Are You a Legal Professional?

FindLaw KnowledgeBase

Hidden Compartments in Vehicles May Soon Be Illegal in Ohio
Ohio lawmakers have proposed a law that would make it a fourth degree felony to have a vehicle with a hidden compartment.

In a news conference unveiling 150 new road signs with a phone number on them that drivers can call to report suspected drug activity, Ohio Gov. John Kasich revealed that authorities had seized almost 6 million grams of illegal drugs in 2011, valued at over $69.5 million. He was attempting to draw attention to drug trafficking, which authorities believe is a significant problem in the state. In what officials have announced as a further effort to crack down on drug possession and trafficking in Ohio, state lawmakers have proposed a bill that would impose criminal penalties for owning a vehicle with a hidden compartment.

Details of the Proposed Law

The proposed bill would make “designing, building, constructing, fabricating, modifying, or altering a vehicle to create or add a hidden compartment” illegal, if the person doing so knew or had reason to believe that someone was going to use the vehicle for a criminal purpose.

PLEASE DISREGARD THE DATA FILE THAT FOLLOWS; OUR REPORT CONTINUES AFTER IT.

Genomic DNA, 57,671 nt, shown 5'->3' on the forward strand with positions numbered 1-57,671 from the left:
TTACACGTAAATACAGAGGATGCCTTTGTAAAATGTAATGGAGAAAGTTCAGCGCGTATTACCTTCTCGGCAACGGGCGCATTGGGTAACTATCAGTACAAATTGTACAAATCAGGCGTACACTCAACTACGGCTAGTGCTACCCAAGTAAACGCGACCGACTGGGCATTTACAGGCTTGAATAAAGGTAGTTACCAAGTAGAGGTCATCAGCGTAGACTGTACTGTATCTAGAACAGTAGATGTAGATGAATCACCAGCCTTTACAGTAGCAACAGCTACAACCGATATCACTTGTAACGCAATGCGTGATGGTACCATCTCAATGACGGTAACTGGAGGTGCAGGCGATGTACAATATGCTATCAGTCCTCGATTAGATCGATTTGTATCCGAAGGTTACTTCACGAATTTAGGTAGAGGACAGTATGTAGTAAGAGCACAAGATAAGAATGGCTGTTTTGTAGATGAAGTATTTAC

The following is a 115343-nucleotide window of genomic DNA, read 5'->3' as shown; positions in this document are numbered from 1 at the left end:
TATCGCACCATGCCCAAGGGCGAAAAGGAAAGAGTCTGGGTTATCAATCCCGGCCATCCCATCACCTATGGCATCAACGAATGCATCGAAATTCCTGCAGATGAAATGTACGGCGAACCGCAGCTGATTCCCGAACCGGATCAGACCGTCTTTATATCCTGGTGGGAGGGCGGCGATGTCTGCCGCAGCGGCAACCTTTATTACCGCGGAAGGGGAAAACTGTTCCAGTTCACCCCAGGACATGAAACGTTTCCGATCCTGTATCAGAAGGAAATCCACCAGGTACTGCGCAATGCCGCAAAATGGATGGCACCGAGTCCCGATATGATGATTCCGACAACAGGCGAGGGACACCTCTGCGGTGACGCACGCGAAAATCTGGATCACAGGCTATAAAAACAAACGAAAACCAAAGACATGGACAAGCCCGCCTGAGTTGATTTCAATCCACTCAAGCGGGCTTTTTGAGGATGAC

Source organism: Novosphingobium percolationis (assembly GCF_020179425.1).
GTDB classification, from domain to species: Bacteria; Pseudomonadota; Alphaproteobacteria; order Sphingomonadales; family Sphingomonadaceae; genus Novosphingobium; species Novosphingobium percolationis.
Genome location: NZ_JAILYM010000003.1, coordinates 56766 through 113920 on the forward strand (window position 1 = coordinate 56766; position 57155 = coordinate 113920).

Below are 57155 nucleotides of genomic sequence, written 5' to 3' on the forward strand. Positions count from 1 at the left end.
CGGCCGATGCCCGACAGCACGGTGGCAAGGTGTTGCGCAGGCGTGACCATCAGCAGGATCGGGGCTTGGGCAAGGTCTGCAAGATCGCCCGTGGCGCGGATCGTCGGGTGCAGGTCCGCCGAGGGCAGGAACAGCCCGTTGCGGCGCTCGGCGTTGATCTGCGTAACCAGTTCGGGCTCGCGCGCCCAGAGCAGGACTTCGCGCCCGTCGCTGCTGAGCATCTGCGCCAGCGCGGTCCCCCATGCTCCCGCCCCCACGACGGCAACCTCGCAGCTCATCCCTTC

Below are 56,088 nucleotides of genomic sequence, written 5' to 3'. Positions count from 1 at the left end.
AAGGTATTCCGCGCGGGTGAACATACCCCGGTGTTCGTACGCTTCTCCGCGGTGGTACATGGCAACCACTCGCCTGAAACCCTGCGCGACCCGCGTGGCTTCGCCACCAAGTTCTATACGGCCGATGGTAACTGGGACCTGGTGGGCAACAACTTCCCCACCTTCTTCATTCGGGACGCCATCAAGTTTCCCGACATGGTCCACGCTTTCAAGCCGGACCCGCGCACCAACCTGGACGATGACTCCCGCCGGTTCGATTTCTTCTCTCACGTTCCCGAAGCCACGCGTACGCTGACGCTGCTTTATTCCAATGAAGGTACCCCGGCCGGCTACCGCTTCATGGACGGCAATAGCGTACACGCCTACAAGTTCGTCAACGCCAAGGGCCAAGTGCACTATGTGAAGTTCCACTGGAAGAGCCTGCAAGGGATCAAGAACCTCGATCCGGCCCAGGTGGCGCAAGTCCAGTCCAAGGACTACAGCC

Additionally, the bill would also make “operating, possessing, or using” a vehicle with a hidden compartment illegal, if the person doing so knew or had reason to believe the vehicle was being used to help commit a crime.

One of the ways the proposed law defines hidden compartment is “any compartment, space, box, or other closed container that is added or attached to existing compartments, spaces, boxes, or closed containers integrated or attached to a vehicle.” The proposed law also forbids false or modified fuel tanks and any original equipment from the vehicle manufacture that a person has “modified to conceal, hide, or prevent the discovery of the modified equipment's contents.”

The bill is currently awaiting a hearing before the Senate Judiciary Committee.

Penalties for Violations

Violation of the proposed law would be a fourth degree felony. The penalties for conviction under the law include:

  • A jail sentence up to 18 months
  • A fine of up to $5,000

Consult an Attorney

The new highway signs helping people report suspected drug activity and the proposed law criminalizing secret compartments in vehicles shows how much Ohio authorities are cracking down on drug offenders. If you are facing drug charges, talk to an experienced criminal defense lawyer who can help protect your rights.

Keywords: drug
FindLaw
We provide legal information, lawyer profiles and a community to help you make the best legal decisions. Here are a few ways to get started:

Find a Lawyer | Learn About the Law
View FindLaw.com: Mobile or